I came home from a business trip and hooked up with Trail Rider and watched Buck. It was a great movie, and I came home looking forward to my day off to go ride my horses.
I had been struck how much Buck B. was like Mark Rashid in energy and demeanor. We all know that most of these trainers in the Ray Hunt, Tom Dorrance, style of training do much of the same things - gentle consistent firm work with flags, rope halters, a sharp eye for detail. There are many scenes in the movie that linger, many I wish I hadn't seen, frankly.
But reality is like that, isn't it?
I came away renewed and ready to work. There's a scene where students are working cows and Buck talks about horses (and people) needing to have work to do.
I have a day off from the kids and Dad as well as the office today, so headed out early to ride. Lily and I just mounted up and did trail work, made it through a few balks, widened our circle of riding to down the road alone. It was good.
The trainer insisted we ride next door on the ranch. I didn't want to. I just wanted to have a nice day, not confront my issues. Work on a few things in the arena, do the little trails. Part of it is I could see Smokey was hot today, very up. When he had come into eat, tossing his head like a little mustang, I knew what space he was in and didn't really want to have to deal with it on my one day off in months.
We rode in round pen to warm up. Cantering to the right he threw a fit. We worked through it, but this was not a horse I felt like dealing with on the trail.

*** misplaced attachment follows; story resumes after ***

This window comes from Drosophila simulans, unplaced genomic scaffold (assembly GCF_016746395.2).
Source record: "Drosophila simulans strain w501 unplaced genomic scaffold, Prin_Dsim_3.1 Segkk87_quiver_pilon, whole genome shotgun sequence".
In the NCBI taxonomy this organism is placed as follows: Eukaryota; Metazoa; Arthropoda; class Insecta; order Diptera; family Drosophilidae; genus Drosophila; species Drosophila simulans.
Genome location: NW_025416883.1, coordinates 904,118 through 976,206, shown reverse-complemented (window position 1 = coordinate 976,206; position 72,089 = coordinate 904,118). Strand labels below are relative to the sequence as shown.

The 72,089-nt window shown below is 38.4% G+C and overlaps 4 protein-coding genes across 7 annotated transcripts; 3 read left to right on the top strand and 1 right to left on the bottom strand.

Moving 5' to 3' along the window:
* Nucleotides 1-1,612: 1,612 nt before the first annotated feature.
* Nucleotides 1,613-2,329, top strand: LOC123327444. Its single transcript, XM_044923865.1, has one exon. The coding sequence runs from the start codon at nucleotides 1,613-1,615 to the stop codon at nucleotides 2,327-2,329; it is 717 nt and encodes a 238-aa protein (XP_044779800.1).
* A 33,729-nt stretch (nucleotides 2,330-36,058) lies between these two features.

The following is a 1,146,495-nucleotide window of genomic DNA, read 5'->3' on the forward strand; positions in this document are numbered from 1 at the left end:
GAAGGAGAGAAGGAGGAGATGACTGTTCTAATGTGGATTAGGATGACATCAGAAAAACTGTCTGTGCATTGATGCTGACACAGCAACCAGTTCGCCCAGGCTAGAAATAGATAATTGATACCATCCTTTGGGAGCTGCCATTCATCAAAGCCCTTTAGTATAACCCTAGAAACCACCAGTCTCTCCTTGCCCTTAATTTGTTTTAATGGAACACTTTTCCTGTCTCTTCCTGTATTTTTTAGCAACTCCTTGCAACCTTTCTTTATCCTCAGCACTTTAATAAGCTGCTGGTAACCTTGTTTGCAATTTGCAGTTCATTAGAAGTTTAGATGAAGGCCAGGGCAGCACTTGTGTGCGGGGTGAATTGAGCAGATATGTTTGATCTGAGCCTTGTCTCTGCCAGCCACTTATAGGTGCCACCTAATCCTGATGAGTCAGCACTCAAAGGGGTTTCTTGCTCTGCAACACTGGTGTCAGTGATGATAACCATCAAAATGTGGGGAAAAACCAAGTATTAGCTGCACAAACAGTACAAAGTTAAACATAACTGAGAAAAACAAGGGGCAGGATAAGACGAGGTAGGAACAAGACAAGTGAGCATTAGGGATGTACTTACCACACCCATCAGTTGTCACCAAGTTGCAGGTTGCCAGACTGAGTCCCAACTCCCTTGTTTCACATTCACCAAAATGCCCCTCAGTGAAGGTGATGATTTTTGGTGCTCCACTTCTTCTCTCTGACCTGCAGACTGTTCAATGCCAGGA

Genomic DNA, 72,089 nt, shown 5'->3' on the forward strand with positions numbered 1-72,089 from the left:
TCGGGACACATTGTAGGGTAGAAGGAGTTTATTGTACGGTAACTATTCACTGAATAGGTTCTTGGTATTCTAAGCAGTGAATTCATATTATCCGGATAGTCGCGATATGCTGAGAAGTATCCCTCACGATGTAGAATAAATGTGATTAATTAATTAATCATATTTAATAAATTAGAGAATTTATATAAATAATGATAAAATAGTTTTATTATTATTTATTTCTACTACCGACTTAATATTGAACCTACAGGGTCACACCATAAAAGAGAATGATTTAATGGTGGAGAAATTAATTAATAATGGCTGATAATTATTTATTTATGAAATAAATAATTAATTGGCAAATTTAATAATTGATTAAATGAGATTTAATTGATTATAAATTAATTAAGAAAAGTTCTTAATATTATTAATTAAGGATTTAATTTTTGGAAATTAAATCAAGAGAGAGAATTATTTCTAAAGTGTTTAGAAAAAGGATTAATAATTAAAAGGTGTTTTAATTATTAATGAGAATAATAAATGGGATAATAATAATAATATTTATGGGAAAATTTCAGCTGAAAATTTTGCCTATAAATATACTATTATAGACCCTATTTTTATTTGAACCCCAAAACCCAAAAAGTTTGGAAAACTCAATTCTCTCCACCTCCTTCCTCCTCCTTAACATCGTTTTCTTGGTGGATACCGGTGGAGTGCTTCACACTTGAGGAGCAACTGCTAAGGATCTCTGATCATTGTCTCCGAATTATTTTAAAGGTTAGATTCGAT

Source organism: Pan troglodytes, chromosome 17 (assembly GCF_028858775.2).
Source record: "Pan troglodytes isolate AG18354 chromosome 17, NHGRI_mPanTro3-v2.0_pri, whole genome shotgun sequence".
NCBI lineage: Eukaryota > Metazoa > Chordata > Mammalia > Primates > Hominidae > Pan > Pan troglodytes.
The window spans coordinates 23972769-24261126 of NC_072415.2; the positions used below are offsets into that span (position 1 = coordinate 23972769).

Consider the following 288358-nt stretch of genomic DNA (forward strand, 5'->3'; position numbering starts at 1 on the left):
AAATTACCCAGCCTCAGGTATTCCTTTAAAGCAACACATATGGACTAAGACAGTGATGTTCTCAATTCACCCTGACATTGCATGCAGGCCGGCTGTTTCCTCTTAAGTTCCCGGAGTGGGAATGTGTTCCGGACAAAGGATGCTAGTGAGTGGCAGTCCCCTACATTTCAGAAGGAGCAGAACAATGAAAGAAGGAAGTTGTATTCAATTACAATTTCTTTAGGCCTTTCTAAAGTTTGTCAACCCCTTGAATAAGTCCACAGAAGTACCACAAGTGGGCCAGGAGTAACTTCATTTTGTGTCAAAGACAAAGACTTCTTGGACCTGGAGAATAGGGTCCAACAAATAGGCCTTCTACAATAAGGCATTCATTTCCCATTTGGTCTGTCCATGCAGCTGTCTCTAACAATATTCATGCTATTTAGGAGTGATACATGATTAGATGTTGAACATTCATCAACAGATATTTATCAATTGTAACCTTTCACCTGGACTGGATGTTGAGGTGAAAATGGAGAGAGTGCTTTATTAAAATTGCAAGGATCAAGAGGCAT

She insisted. I should have declined. I didn't. "He needs this," she said. "And you do too."
We had a few arguments on the trail, Smokey and I, and I did win them all. Then we heard the sound of animals running. A herd of five horses was running loose, having broken through some fences. I elected to dismount. This was not an argument I wanted to have with Smokey in the saddle.
We kept trying to chase the herd off, they kept trying to enlarge their herd by two horses. The trainer would attempt to shoo them off, but it wasn't working at all. Smokey did well, just a little prancy, but respected my space after a quick reminder, and settled, looking to me.
The herd kept tailing us, chasing after us as we tried to walk off. At one point they surrounded the trainer on her horse and I had to toss rocks at them to drive them off. Still they returned.
I finally got fed up. I poured my anger out at them full bore, yelling, and tossed a few rocks, hitting flanks here and there. They got the message. They took off and this time stayed gone.
People. Don't tick me off. I'm like a crazy woman.
I got back in the saddle and we rode home.
The ride home Smokey was up. He needed to run out some energy from that whole loose horse episode, and I didn't have it in me. We worked on trot walk transitions and trot halts. It was ugly. I didn't want to end on that note.
When we got back to our familiar trails I just hit those alone with Smokey and bushwacked around. Much better. Then Smokey and I worked on standing still.
Sometimes, I told Smokey, your job is to stand still. It took a bit, but he got it.
I think we are at a place where we need a job to get through this. I think of Cactus Jack Splash and his DOR and I think, a job would be good for us.
So I'm going to think about it. Maybe if we had something else to focus on other than each other this would be fun again.